In January, we released the 2018 Direct-to-Consumer Wine Shipping Report, which offers an exclusive deep dive into the direct-to-consumer (DtC) wine shipping channel with our partners Wines & Vines. The report is produced using Wines & Vines’ algorithm, which extrapolates data from the extensive ShipCompliant by Sovos transaction library.
This article will focus on a few key trends we found in analyzing DtC wine shipping data by the size of the wineries using the channel. The report broke wineries into four categories based on the volume of wine they produce:
- Limited Production (fewer than 1,000 cases)
- Very Small (1,000 to 4,999 cases)
- Small (5,00 to 49,999 cases)
- Medium (50,000 to 499,999 cases)
- Large (more than 500,000 cases)
Limited Production wineries went for quality over quantity.
The smallest category of wineries saw a decrease in volume of shipments by 11 percent last year. On the surface, that sounds troubling for these smaller operations. But they made up for any lost volume with a remarkable 26 percent increase in the average price per bottle shipped to $64.37 each, the largest average price of any category. This is the first time Limited Production wineries have claimed that title since 2010. Overall, these wineries increased their value of shipments by 13 percent.
Very small wineries slightly underperformed their lofty standards last year.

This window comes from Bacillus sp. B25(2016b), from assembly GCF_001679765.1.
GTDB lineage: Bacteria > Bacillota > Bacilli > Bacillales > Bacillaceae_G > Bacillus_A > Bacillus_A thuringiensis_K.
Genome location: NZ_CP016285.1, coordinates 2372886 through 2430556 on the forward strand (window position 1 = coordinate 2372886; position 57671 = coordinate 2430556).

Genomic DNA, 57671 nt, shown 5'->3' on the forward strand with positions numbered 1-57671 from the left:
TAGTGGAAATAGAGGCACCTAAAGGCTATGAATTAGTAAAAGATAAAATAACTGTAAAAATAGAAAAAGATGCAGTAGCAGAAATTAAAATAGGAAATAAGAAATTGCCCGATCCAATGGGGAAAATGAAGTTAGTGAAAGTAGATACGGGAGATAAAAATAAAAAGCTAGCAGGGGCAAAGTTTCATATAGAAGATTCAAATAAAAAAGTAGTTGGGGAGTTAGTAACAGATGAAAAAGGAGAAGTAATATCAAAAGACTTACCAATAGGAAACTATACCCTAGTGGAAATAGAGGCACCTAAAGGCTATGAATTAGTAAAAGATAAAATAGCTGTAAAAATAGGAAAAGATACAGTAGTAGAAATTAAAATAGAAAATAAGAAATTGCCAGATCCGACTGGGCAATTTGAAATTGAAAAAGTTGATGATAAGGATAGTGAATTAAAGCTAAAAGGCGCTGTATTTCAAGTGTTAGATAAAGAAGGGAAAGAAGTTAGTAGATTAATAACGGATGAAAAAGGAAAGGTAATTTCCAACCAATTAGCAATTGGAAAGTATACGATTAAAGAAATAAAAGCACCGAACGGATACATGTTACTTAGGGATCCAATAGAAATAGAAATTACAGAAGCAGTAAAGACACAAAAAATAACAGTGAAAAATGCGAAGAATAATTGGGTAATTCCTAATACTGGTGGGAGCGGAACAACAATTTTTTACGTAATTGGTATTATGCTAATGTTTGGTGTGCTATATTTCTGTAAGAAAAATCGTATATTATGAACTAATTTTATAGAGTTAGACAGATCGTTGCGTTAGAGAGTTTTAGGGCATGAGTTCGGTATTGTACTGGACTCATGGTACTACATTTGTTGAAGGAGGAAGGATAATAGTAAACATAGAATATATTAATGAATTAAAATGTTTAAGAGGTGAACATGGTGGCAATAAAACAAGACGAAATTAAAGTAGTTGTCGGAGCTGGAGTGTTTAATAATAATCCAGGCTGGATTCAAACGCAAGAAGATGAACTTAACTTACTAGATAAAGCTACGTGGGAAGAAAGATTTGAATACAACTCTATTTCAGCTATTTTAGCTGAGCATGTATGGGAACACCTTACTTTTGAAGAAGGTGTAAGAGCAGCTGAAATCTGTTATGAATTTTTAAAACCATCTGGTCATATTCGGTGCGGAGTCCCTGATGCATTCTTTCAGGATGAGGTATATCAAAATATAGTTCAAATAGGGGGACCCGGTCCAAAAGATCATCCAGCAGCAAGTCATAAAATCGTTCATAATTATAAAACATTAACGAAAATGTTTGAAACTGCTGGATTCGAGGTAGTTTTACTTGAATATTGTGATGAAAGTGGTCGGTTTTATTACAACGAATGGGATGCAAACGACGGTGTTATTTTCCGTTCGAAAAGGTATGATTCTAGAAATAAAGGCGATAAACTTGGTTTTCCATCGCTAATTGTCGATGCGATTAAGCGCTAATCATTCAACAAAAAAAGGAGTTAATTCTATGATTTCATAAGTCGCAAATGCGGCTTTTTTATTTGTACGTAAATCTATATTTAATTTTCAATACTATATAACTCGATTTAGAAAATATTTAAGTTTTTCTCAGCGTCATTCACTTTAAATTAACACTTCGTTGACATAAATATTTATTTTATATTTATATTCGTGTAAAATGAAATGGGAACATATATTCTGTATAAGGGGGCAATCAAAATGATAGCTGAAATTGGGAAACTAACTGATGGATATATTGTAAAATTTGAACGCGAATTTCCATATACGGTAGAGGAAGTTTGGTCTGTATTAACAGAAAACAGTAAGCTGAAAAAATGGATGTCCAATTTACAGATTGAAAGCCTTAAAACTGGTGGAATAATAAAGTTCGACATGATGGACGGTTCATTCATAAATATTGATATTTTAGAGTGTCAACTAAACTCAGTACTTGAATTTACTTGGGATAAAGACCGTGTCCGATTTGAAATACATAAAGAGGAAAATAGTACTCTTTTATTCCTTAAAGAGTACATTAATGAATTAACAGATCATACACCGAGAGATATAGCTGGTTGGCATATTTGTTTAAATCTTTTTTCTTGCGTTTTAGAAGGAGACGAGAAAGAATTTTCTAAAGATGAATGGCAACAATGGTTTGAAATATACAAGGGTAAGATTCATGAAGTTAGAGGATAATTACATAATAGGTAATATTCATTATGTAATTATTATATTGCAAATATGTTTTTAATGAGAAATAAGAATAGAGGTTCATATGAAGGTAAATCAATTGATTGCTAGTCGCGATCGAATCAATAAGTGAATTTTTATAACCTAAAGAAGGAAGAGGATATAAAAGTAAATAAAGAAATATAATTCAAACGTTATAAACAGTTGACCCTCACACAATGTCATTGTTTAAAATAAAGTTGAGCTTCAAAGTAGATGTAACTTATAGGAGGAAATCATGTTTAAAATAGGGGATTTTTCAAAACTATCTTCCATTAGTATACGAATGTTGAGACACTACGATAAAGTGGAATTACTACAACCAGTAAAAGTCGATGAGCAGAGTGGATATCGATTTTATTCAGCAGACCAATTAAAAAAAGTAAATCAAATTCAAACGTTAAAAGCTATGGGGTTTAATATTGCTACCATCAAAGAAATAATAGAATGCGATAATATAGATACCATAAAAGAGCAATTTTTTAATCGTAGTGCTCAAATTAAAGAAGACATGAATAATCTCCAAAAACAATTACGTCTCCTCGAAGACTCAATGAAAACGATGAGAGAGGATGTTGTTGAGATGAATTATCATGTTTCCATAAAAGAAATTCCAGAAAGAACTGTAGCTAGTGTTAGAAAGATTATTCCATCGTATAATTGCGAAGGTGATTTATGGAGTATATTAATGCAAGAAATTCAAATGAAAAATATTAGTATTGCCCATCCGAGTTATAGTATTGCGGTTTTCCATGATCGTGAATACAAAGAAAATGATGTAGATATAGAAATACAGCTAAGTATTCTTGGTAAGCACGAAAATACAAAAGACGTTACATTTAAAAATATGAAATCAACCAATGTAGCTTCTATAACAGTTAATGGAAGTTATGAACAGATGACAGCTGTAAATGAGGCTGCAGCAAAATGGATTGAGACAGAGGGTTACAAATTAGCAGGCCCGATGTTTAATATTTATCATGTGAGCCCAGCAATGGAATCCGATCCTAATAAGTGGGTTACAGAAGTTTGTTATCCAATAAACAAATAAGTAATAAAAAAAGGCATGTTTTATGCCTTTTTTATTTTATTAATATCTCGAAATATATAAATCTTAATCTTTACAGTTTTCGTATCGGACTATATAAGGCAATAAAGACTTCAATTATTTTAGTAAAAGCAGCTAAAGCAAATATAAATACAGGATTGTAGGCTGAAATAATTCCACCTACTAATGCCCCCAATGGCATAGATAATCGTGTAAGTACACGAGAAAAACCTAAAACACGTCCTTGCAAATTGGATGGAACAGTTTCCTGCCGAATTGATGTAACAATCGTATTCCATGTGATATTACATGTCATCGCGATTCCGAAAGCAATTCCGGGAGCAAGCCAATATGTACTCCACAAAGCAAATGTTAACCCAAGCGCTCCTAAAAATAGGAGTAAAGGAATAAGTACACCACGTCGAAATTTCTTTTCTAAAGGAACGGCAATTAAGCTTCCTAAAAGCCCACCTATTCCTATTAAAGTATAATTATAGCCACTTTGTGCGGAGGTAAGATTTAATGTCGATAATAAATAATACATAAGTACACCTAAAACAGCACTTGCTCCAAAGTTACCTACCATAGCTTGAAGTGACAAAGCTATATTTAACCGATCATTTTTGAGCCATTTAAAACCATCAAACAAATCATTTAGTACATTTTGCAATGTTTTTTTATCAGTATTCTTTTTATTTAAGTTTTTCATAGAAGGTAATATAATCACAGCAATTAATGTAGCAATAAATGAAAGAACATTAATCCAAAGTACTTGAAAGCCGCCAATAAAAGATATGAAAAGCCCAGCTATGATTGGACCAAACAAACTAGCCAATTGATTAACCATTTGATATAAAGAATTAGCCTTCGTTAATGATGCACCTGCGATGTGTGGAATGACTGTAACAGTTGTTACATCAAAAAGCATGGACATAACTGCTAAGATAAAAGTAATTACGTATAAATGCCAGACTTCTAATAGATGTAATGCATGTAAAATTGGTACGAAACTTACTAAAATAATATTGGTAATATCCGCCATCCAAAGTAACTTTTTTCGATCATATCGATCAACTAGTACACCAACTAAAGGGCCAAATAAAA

Since 2012, this category has outperformed the overall DtC channel, but this was not quite the case in 2017. Very small wineries still saw increases in both value and volume, at 11 percent and 13 percent, respectively. However, the category has increased its value over 200 percent since 2010, compared to 127 percent for the overall channel. So, while these increases are still positive, they are actually a bit of a step back relatively.
Small wineries maintained their dominance of the channel.
While it may come as a surprise to some, wineries that produce more than 5,000 but fewer than 50,000 cases per year have been the driving force behind the DtC shipping channel for years. This trend continued in 2017, with 70 percent of the channel’s value generated by wineries in this category. Small wineries accounted for 43 percent of all DtC shipments and 46 percent of all DtC sales. This category appears to have a stranglehold on the top spot in DtC channel value.
Medium-sized wineries rebounded from an underwhelming 2016 to drive growth.
While smaller wineries may have held steady in 2017, the medium-sized category took massive steps forward, experiencing an incredible rebound from a poor 2016 performance. This category was responsible for 37 percent of the DtC shipping channel’s total dollar growth, with a 22 percent increase in volume of shipments. While medium-sized wineries contributed greatly to growth, they were only accountable for a more modest 23 percent of the overall channel.
Large wineries followed up a wildly successful 2016 with a meek 2017.
In 2016, large wineries looked to be en route to taking control of the DtC shipping channel, delivering some of the largest year-over-year volume growth in any category ever. But these wineries did not continue their explosive growth from last year, with underwhelming 3.4 percent and 4 percent increased in volume and value, respectively. With an average price per bottle of just $16.14, this category relies heavily on volume increases, and it fell somewhat short in 2017.